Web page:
You may want to look into refinancing if your credit or income has improved since you first took out your personal loan. Even if your creditworthiness has stayed about the same, if interest rates have generally gone down, that might also be a cue to start shopping.

As you're comparing loan offers, a debt refinancing or loan consolidation calculator can help you determine your overall cost or savings.

How to Refinance a Loan

These five steps are a summary of the refinancing process, although it can vary depending on the lender and type of loan you're taking out.

1. Check Your Credit

Checking your credit scores can give you an idea of which lenders or loan types might be a good fit for you right now. If you have poor credit, you may want to work on improving your credit before refinancing your personal loan.

2. Shop Lenders and Compare Loan Offers

Whether you're looking for the lowest possible interest rate or lower monthly payments, you may want to submit multiple applications to see which lender offers you the best deal.

Start by making a list of the lenders that offer loans that meet your criteria. Consider the minimum and maximum loan amounts, terms and interest rates that each lender advertises. If you can find information about their typical credit score requirements, that can help you narrow the list.

Experian's CreditMatch™ service can also match you with multiple lenders and loan offers based on your credit profile.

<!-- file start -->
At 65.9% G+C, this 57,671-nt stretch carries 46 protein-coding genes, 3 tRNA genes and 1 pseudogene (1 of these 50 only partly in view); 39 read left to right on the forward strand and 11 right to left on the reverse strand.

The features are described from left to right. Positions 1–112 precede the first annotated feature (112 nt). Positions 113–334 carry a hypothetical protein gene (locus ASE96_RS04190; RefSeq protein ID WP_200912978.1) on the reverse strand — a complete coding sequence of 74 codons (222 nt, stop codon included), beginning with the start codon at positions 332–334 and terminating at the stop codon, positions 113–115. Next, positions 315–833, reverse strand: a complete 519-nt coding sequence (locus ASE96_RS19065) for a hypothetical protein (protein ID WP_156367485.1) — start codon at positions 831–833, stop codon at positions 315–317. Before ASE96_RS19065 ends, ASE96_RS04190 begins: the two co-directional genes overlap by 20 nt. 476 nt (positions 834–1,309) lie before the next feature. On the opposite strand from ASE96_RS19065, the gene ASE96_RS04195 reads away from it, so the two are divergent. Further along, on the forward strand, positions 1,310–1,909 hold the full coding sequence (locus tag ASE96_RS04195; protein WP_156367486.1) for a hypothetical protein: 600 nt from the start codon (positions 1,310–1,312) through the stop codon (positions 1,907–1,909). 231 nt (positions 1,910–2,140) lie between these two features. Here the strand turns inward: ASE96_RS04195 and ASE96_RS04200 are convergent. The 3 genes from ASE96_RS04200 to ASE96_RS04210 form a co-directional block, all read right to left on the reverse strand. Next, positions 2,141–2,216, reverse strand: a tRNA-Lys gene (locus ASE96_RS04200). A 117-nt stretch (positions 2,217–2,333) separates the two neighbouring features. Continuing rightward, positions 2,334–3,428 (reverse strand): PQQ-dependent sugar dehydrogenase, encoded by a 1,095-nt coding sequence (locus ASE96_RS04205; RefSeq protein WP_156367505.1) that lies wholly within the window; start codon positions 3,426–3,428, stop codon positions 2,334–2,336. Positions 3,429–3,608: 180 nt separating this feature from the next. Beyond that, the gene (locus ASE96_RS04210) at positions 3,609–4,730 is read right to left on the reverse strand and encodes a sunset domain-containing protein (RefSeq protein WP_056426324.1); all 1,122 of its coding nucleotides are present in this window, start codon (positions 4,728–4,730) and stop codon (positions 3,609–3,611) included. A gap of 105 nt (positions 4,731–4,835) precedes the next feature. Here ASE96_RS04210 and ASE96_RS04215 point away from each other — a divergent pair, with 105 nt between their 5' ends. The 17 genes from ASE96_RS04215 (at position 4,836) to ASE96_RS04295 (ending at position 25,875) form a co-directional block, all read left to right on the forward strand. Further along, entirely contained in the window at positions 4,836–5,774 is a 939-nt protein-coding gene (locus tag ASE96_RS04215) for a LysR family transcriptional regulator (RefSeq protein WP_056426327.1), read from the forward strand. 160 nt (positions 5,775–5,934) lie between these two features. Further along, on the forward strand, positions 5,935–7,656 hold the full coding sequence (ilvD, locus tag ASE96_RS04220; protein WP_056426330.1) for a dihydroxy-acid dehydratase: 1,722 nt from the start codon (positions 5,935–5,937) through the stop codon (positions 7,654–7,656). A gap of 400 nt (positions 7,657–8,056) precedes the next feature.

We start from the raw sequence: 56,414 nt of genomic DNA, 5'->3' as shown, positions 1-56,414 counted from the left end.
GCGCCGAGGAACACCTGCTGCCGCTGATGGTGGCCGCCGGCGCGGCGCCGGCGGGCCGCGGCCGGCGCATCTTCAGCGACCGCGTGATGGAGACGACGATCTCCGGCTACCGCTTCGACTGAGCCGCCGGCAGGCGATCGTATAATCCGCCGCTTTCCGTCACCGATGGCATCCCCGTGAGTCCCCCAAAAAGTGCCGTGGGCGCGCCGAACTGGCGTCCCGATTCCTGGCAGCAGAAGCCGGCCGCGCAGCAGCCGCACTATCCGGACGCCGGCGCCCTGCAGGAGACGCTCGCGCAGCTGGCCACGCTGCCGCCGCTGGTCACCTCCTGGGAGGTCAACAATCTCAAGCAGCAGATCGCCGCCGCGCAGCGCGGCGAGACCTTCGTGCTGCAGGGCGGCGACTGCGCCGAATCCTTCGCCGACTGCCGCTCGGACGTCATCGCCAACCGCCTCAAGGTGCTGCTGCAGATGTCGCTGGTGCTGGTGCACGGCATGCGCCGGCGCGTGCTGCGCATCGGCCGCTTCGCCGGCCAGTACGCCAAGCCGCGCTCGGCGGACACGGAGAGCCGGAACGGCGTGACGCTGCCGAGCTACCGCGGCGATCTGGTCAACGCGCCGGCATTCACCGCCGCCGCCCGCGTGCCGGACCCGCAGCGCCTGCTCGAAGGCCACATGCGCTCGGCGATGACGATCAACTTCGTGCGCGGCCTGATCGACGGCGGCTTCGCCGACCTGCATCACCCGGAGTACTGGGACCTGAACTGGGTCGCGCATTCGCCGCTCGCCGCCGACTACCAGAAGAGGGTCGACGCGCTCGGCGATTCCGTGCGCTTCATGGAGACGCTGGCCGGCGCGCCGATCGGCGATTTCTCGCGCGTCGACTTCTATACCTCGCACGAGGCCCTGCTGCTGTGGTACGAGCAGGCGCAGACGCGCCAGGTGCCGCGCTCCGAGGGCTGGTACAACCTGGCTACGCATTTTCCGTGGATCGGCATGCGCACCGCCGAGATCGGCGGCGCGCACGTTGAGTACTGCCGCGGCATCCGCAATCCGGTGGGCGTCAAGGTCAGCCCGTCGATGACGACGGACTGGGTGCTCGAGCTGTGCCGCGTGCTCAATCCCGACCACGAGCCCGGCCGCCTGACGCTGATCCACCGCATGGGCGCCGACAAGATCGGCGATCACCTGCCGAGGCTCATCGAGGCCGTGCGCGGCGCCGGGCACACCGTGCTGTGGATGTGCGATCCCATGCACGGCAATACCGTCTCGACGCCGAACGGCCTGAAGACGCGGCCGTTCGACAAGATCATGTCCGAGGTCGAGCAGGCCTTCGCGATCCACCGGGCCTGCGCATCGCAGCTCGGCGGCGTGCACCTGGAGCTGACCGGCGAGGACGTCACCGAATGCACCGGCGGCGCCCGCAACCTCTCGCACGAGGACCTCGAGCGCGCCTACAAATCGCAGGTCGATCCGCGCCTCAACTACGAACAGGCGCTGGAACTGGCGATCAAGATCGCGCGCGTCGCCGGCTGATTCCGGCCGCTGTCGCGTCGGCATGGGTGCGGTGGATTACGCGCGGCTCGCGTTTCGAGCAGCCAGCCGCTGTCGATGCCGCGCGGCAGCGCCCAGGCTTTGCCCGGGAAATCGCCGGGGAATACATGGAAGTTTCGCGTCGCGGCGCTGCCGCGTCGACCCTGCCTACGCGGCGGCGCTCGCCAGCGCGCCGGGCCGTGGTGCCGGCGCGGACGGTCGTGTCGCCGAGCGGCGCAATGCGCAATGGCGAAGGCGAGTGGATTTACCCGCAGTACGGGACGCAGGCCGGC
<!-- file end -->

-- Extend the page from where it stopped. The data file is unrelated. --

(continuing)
3. Apply For and Accept a Loan

Once you've identified good potential lenders, submit multiple applications starting with the lender you think is the best fit. To limit the impact on your credit scores, try to submit all your applications within 14 days.

You can then compare your official loan offers from each lender before accepting the best one.

4. Pay Off Your Old Loans

Some lenders may be able to send the money you're borrowing directly to your current creditors to pay off your loans. Otherwise, the lender might send you the funds, which you can then use to pay off your personal loans.

5. Confirm Your Old Loans Are Paid Off

Don't forget about your old loans until you've confirmed that the accounts have a zero balance and are closed. You don't want to wind up accidentally missing a payment due to poor timing.

Is Refinancing a Personal Loan Worth a Drop in Credit Scores?

Overall, refinancing personal loans may lead to a minor drop in your credit scores due to the hard inquiries from the applications and opening of a new credit account. Over time, your scores may recover and then increase if you continually make on-time payments on your new loan. Generally, the small drop is worth it if refinancing can save you money or make managing your loan payments easier.


Want to instantly increase your credit score? Experian Boost helps by giving you credit for the utility and mobile phone bills you're already paying. Until now, those payments did not positively impact your score.

This service is completely free and can boost your credit score fast by using your own positive payment history. It can also help those with poor or limited credit situations. Other services such as credit repair may cost you up to thousands and only help remove inaccuracies from your credit report.


Editorial Disclaimer: Opinions expressed here are author's alone, not those of any bank, credit card issuer or other company, and have not been reviewed, approved or otherwise endorsed by any of these entities. All information, including rates and fees, are accurate as of the date of publication.